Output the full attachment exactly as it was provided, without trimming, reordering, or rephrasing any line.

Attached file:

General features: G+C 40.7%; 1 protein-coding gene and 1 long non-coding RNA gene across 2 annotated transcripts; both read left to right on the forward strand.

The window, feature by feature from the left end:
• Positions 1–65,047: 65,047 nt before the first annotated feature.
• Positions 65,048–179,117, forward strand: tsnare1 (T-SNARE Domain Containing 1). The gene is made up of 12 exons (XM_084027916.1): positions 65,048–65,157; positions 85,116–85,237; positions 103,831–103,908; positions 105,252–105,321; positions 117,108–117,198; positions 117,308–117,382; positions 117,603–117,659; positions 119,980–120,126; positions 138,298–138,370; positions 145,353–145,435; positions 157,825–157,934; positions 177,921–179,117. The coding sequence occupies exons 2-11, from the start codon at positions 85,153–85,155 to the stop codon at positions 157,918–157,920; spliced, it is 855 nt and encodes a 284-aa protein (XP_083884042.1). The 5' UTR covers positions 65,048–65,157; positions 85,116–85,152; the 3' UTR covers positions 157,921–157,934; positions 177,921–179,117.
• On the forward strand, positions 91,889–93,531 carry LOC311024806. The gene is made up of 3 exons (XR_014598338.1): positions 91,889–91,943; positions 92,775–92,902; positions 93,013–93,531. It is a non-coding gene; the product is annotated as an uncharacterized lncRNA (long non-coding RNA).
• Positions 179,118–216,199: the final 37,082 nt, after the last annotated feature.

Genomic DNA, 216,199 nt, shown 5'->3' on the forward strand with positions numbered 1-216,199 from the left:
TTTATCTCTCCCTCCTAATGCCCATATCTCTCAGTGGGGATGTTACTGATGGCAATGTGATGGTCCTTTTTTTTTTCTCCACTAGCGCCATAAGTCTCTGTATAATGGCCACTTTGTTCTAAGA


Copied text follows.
General features: G+C 40.7%; 1 protein-coding gene and 1 long non-coding RNA gene across 2 annotated transcripts; both read left to right on the forward strand.

The window, feature by feature from the left end:
• Positions 1–65,047: 65,047 nt before the first annotated feature.
• Positions 65,048–179,117, forward strand: tsnare1 (T-SNARE Domain Containing 1). The gene is made up of 12 exons (XM_084027916.1): positions 65,048–65,157; positions 85,116–85,237; positions 103,831–103,908; positions 105,252–105,321; positions 117,108–117,198; positions 117,308–117,382; positions 117,603–117,659; positions 119,980–120,126; positions 138,298–138,370; positions 145,353–145,435; positions 157,825–157,934; positions 177,921–179,117. The coding sequence occupies exons 2-11, from the start codon at positions 85,153–85,155 to the stop codon at positions 157,918–157,920; spliced, it is 855 nt and encodes a 284-aa protein (XP_083884042.1). The 5' UTR covers positions 65,048–65,157; positions 85,116–85,152; the 3' UTR covers positions 157,921–157,934; positions 177,921–179,117.
• On the forward strand, positions 91,889–93,531 carry LOC311024806. The gene is made up of 3 exons (XR_014598338.1): positions 91,889–91,943; positions 92,775–92,902; positions 93,013–93,531. It is a non-coding gene; the product is annotated as an uncharacterized lncRNA (long non-coding RNA).
• Positions 179,118–216,199: the final 37,082 nt, after the last annotated feature.

Genomic DNA, 216,199 nt, shown 5'->3' on the forward strand with positions numbered 1-216,199 from the left:
TTTATCTCTCCCTCCTAATGCCCATATCTCTCAGTGGGGATGTTACTGATGGCAATGTGATGGTCCTTTTTTTTTTCTCCACTAGCGCCATAAGTCTCTGTATAATGGCCACTTTGTTCTAAGA